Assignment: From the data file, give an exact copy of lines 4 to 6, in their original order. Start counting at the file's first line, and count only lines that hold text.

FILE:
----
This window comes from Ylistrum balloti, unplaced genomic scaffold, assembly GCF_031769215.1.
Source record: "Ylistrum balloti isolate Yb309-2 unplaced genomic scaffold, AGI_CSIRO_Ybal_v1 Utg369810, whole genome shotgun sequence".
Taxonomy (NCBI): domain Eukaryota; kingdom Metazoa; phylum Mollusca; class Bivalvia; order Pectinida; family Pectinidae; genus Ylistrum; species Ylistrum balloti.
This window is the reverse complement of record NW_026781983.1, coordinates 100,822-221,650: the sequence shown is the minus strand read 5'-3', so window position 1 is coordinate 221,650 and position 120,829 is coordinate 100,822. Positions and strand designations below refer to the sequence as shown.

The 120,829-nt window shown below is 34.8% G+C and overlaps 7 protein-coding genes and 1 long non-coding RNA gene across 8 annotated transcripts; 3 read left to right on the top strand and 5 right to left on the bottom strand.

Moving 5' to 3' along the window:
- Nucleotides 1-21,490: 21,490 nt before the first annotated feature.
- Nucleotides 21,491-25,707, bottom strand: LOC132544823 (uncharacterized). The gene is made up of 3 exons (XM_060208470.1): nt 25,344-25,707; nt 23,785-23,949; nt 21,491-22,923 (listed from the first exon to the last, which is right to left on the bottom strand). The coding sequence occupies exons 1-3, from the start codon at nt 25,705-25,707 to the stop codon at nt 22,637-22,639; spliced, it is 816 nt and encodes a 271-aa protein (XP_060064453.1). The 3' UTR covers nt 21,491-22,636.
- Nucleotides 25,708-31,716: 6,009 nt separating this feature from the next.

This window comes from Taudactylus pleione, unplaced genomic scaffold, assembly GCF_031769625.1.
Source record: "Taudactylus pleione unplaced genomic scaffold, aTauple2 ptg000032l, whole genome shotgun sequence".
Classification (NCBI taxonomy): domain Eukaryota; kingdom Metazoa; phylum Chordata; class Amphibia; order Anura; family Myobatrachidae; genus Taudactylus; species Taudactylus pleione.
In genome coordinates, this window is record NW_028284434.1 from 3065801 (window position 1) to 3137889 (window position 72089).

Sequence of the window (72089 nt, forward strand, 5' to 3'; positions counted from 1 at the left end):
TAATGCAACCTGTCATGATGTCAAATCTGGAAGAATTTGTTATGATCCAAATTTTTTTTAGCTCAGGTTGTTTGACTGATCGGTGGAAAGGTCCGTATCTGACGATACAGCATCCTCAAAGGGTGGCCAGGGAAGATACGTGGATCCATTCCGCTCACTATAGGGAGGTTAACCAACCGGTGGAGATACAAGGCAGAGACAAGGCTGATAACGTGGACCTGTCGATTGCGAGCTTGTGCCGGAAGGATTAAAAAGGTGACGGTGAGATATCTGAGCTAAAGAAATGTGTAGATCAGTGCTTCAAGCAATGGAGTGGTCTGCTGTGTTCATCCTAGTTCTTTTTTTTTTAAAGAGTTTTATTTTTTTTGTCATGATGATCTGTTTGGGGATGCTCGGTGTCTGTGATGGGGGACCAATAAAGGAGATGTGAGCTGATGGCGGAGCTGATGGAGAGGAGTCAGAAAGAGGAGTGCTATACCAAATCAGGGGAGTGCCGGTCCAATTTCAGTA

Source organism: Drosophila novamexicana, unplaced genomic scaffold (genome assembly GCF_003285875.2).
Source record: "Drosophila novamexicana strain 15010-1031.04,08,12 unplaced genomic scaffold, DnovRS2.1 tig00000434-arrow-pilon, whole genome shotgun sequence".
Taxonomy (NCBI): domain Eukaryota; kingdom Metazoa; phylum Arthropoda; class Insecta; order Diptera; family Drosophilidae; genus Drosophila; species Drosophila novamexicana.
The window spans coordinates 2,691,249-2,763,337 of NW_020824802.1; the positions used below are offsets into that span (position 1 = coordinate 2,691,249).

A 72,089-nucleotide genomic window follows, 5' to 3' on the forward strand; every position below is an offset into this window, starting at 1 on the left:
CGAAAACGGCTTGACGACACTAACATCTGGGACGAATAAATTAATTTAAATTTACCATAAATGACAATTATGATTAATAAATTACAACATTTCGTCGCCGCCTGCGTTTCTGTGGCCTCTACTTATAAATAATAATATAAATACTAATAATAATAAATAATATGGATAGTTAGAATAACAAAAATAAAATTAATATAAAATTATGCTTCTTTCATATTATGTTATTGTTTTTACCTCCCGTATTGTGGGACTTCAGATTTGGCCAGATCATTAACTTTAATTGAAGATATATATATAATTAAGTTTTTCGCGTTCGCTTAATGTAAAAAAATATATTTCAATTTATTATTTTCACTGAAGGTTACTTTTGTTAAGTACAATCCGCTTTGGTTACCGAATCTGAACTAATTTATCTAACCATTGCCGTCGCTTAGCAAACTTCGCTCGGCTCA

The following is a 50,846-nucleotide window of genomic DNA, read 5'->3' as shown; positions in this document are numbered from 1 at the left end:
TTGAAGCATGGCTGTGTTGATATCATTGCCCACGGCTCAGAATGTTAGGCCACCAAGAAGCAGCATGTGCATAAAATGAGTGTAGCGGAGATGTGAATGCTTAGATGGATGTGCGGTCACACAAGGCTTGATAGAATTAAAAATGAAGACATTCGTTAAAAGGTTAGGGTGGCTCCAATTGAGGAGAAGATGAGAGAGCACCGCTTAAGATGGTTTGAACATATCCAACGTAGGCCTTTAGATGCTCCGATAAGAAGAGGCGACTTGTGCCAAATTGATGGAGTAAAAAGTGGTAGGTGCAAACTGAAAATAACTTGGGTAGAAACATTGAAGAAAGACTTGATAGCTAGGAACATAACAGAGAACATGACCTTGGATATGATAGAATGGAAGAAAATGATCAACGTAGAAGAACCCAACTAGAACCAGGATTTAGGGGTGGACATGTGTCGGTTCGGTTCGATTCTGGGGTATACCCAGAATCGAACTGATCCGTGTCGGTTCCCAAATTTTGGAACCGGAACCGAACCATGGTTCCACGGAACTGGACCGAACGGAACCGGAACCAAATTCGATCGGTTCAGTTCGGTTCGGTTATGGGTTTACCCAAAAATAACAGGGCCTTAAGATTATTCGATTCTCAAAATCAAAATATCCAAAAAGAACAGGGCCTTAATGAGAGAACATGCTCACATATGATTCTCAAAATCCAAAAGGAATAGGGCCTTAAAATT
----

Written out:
This window is the reverse complement of record NW_026781983.1, coordinates 100,822-221,650: the sequence shown is the minus strand read 5'-3', so window position 1 is coordinate 221,650 and position 120,829 is coordinate 100,822. Positions and strand designations below refer to the sequence as shown.

The 120,829-nt window shown below is 34.8% G+C and overlaps 7 protein-coding genes and 1 long non-coding RNA gene across 8 annotated transcripts; 3 read left to right on the top strand and 5 right to left on the bottom strand.

Moving 5' to 3' along the window: